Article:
West News Wire: The first wild but hazy image of the supermassive black hole at the center of our own Milky Way galaxy was released to the globe on Thursday.

Nearly all galaxies, including our own, are thought to feature these massive black holes at their centers, where light and matter cannot escape, making photographs of them extremely difficult. As light, superheated gas, and dust are pulled into the abyss, gravity bends and twists it in a chaotic manner.

The Event Horizon Telescope, an international cooperation of eight synchronized radio telescopes across the world, revealed the colorized image on Thursday. Previous attempts have discovered the black hole at the heart of our galaxy to be too jumpy to photograph.

The University of Arizona’s Feryal Ozel called the black hole “the gentle giant in the center of our galaxy” while announcing the new image.

The Milky Way black hole is called Sagittarius A(asterisk), near the border of Sagittarius and Scorpius constellations. It is 4 million times more massive than our sun.

The new image joins the first ever picture of a black hole, in the galaxy Messier 87, or M87, which the same team of researchers produced in 2019. “We have seen what we thought was ‘unseeable,’” Sheperd Doeleman, an astronomer at the Harvard-Smithsonian Center for Astrophysics, said at the time.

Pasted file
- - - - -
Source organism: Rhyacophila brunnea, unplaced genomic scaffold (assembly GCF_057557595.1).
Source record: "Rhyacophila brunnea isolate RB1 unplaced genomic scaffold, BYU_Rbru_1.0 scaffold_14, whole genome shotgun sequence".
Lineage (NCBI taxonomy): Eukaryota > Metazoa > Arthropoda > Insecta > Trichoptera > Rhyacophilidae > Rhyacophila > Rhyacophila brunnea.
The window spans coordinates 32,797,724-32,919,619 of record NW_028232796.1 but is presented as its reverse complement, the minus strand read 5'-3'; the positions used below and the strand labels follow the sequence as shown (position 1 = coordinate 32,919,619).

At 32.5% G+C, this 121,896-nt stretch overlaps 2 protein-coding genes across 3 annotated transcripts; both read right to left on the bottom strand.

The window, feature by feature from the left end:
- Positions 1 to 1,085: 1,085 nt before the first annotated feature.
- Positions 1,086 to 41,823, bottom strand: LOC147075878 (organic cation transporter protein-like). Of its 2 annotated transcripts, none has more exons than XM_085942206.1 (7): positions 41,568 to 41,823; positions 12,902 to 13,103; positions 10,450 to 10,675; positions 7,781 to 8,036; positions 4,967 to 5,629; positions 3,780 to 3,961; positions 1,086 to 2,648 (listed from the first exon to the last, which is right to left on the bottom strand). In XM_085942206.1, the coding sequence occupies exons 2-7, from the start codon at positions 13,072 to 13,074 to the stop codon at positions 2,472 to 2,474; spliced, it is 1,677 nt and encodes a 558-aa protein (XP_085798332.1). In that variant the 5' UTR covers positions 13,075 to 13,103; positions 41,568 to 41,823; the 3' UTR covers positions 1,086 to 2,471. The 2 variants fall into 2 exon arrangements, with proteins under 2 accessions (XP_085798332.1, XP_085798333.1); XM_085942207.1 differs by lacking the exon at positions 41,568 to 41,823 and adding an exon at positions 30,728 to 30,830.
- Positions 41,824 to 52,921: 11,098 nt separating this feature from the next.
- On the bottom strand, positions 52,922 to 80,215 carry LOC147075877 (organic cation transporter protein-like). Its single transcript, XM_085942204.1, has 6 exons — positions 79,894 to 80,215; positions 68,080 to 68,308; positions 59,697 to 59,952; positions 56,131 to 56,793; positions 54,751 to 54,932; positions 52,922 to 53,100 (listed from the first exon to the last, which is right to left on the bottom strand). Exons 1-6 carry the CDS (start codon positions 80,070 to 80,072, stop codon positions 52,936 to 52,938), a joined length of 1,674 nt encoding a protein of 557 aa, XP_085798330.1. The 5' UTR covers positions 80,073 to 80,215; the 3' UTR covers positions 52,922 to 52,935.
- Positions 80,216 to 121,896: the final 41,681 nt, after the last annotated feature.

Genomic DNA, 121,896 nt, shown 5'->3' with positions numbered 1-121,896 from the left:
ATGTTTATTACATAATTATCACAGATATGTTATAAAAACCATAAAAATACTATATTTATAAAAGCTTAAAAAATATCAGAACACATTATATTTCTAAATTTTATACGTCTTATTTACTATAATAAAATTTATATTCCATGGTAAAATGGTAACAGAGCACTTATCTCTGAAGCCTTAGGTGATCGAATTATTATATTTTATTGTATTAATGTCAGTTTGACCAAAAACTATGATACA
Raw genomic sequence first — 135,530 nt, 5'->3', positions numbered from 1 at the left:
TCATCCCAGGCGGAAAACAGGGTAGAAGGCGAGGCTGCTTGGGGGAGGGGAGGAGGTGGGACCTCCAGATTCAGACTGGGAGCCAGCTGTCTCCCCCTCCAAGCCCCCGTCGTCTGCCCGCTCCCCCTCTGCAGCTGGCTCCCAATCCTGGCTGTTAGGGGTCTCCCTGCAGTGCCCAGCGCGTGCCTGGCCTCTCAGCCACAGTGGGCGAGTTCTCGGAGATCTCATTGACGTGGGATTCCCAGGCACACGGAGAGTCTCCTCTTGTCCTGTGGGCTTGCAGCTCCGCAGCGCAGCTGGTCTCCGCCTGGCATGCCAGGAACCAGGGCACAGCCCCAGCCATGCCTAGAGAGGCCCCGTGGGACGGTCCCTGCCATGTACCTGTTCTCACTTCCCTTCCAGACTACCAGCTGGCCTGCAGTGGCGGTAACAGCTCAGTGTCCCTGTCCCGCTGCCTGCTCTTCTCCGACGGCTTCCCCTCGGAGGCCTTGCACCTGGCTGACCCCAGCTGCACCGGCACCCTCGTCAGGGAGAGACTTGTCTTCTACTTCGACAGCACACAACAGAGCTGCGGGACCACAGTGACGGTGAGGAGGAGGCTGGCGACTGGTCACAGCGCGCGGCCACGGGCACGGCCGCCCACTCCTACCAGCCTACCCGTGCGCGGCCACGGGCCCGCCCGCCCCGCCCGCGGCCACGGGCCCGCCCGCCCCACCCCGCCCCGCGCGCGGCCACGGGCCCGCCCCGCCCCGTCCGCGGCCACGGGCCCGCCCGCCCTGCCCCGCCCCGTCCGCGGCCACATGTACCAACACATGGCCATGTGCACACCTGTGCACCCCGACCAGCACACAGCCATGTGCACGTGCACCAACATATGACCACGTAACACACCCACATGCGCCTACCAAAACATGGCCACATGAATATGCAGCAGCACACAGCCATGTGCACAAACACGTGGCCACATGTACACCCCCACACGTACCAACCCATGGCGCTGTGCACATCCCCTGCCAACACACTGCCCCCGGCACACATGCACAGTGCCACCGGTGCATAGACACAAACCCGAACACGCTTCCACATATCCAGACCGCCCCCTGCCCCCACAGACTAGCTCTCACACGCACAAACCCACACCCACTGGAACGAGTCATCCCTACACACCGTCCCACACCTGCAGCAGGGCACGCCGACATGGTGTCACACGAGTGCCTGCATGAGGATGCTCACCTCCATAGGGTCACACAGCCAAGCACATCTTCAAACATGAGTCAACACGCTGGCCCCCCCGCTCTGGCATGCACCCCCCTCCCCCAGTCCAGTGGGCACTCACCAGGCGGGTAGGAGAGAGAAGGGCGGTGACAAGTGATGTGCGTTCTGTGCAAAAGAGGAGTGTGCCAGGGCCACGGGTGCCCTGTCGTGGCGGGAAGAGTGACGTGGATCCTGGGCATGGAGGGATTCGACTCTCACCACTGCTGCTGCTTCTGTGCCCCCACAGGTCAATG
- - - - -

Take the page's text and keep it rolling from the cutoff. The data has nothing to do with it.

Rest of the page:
The similarity in the pictures demonstrated that the 2019 image was not a coincidence, Dr. Ozel said.

Moreover, the features of the radio doughnut matched perfectly with predictions derived from the motions of stars and gas clouds around the galactic center. “This is an extraordinary verification of Einstein’s general theory of relativity,” said Michael Johnson, a team member and also of the Harvard-Smithsonian Center.

This is not the first black hole image. The same group released the first one in 2019 and it was from a galaxy 53 million light-years away. The Milky Way black hole is much closer, about 27,000 light-years away. A light year is 5.9 trillion miles (9.5 trillion kilometers).

The project cost nearly $60 million with $28 million coming from the U.S. National Science Foundation.


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